Eighteen hours.
Praying the flames will incinerate me
so that my family can go ahead
and have my goddamned funeral,
buy a pretty urn,
place it on the mantle
and stop worrying
about when the next time
I'm going to lose my shit will be.

Do You Sleep?

Do you sleep?
I mean at night when you're supposed to,
not during the middle of the afternoon
when you're not supposed to be
hiding from the world,
curled up in the fetal position,
covers pulled up over your head,
cursing your cats
who are walking around the apartment meowing,
looking for you
because it's the middle of the day
when you're supposed to be up
doing chores,
petting them,
singing to songs on your Echo,
writing shitty poems no one wants to read.
Do you sleep?
I mean the mirtazapine is supposed to help
but mostly it makes me hungry
so I get up and eat Fruity Pebbles at 1:00 a.m.
No, I devour them
like it's the first food
I've had since Monday and today is Friday, I think.
I'm not sure because my days all run together now,
an awful run-on sentence,
my life sentence without  the possibility of parole.
Do you sleep?
I'm jealous.
The prazosin is supposed to help keep the nightmares away
but I still see elephants
with pink stripes on their trunks
and daisies on their ears,
which is kind of like a nightmare
if they are stampeding right over you
while you're pushing
a little old lady in a wheelchair
through the plains of Africa at dusk.
Why won't my mind rest?
Is it punishment for something I've done
or haven't done that I should have?
I know, I know,
should is a forbidden word,
a no-no.
My therapist will gently remind me of that
every time it leaps from my lips.
But sometimes I disagree.
I should be able to get a god night's sleep.
Do you sleep?
Be thankful.

Tuesday, May 31, 2016

"I Love You Too"

I have been sitting in front of my computer for over five hours now, trying to decide what to write. There is a lump in my throat and there are tears welling up in the corners of my eyes as I reflect back on my visit to Pennsylvania four weeks ago. I went back with my parents to see my two grandmothers and my aunt and uncle and some cousins. I was looking forward to the trip and thoroughly enjoyed playing games and spending time with everyone.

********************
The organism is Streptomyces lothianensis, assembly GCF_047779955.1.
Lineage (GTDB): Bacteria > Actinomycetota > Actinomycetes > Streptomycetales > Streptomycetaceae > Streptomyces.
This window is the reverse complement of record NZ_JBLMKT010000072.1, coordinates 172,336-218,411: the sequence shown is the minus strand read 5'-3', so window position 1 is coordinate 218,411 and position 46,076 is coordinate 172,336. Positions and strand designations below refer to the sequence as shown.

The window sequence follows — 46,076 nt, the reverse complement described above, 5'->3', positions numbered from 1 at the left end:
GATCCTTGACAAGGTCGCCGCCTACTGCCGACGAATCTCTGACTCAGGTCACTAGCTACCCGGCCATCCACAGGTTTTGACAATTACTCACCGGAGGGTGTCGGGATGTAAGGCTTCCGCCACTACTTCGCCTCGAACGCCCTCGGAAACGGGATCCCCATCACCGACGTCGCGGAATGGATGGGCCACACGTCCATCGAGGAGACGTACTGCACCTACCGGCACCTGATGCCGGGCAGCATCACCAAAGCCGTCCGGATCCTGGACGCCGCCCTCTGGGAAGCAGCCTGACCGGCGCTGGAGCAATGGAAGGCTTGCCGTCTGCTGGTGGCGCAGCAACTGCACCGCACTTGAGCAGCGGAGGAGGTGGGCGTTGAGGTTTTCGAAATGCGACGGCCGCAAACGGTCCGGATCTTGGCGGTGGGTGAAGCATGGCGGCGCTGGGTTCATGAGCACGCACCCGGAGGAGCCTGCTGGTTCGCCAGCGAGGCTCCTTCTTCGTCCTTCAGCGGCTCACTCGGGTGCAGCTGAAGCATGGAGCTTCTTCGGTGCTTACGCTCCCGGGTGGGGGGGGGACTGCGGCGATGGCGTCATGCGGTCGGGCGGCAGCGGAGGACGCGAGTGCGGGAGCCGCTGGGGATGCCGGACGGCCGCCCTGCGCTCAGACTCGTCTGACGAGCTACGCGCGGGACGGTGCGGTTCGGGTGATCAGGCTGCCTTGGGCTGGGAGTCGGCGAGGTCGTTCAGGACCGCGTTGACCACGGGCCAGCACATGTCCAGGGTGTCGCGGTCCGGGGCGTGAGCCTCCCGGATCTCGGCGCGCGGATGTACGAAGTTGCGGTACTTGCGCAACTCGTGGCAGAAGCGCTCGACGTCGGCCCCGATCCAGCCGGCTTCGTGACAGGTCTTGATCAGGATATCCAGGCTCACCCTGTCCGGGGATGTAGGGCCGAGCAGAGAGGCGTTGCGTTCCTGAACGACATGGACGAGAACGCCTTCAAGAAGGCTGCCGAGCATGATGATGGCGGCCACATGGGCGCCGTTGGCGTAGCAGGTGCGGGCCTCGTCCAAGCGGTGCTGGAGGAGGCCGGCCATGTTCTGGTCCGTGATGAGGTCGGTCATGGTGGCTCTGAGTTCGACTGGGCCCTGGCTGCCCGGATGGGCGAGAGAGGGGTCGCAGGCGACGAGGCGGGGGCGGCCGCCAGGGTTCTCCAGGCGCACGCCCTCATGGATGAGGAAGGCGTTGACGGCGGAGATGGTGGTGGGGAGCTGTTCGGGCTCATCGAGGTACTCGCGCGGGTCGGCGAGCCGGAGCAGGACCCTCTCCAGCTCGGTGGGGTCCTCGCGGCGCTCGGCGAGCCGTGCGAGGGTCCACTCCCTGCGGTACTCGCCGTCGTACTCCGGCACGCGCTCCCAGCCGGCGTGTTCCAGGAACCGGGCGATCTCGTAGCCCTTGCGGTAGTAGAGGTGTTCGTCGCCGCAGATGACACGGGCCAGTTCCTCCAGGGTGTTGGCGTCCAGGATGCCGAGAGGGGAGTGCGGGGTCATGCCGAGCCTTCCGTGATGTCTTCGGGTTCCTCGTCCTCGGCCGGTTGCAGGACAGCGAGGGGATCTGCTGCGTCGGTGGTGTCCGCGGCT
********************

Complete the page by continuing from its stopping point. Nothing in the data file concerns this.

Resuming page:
But there were some difficult moments too. A year ago it became necessary to place my grandma in a care facility. She has advanced Alzheimer's as well as a number of physical health issues that made it unsafe for her to remain at home with my aunt and her family. It was a difficult decision for everyone, but grandma's condition was really declining rapidly. I had not seen my grandma since       
July 4, 2014. When I last saw her, she was able to go to a picnic with us in her wheelchair, and sit and visit with me. She did not remember what we were talking about, but she was able to participate in the conversation and laugh and smile. Grandma has changed so much.

The first time I went to see her she was lying in her bed on her back, sound asleep. When I had come around the corner and first laid eyes on her, I stopped suddenly, as the sight of her frail body took my breath away. Her mouth had fallen open and her eyes were fluttering behind her paper thin eyelids. She was breathing deeply and evenly. Her skin was cool and clammy to the touch. I took the back of my hand and gently brushed a wisp of snow white hair away from her brow and bent down to give her a kiss on the forehead. I'm not even sure if she knew I was there.

I went back to see her the next afternoon, as they called from the care facility and said that she was awake and up in her chair. When we got there, we found her up in her recliner, leaning over to the right, and yelling. I pulled up a chair in  front of her and said hello. The only response that I got from my grandma was yelling "Ahhhh, ahhhh, ahhhh". I tried asking if she was hurting. I tried propping a pillow behind her back. I tried rubbing her arm. My cousin tried singing to her. It was just tearing me apart. Finally, it was time for us to leave. I got up from my chair and went over and knelt in  front of grandma and took her hands in mine one last time and said to her "It's Kristen. I came from Indiana to see you. I love you very much!" And in a quiet voice, my grandma said "I love you too."  Maybe there was a brief connection there with her, maybe not. Whether she remembers it or not is not what matters. I remember it, and I remember her. And that's why I was there, hard as it was for me.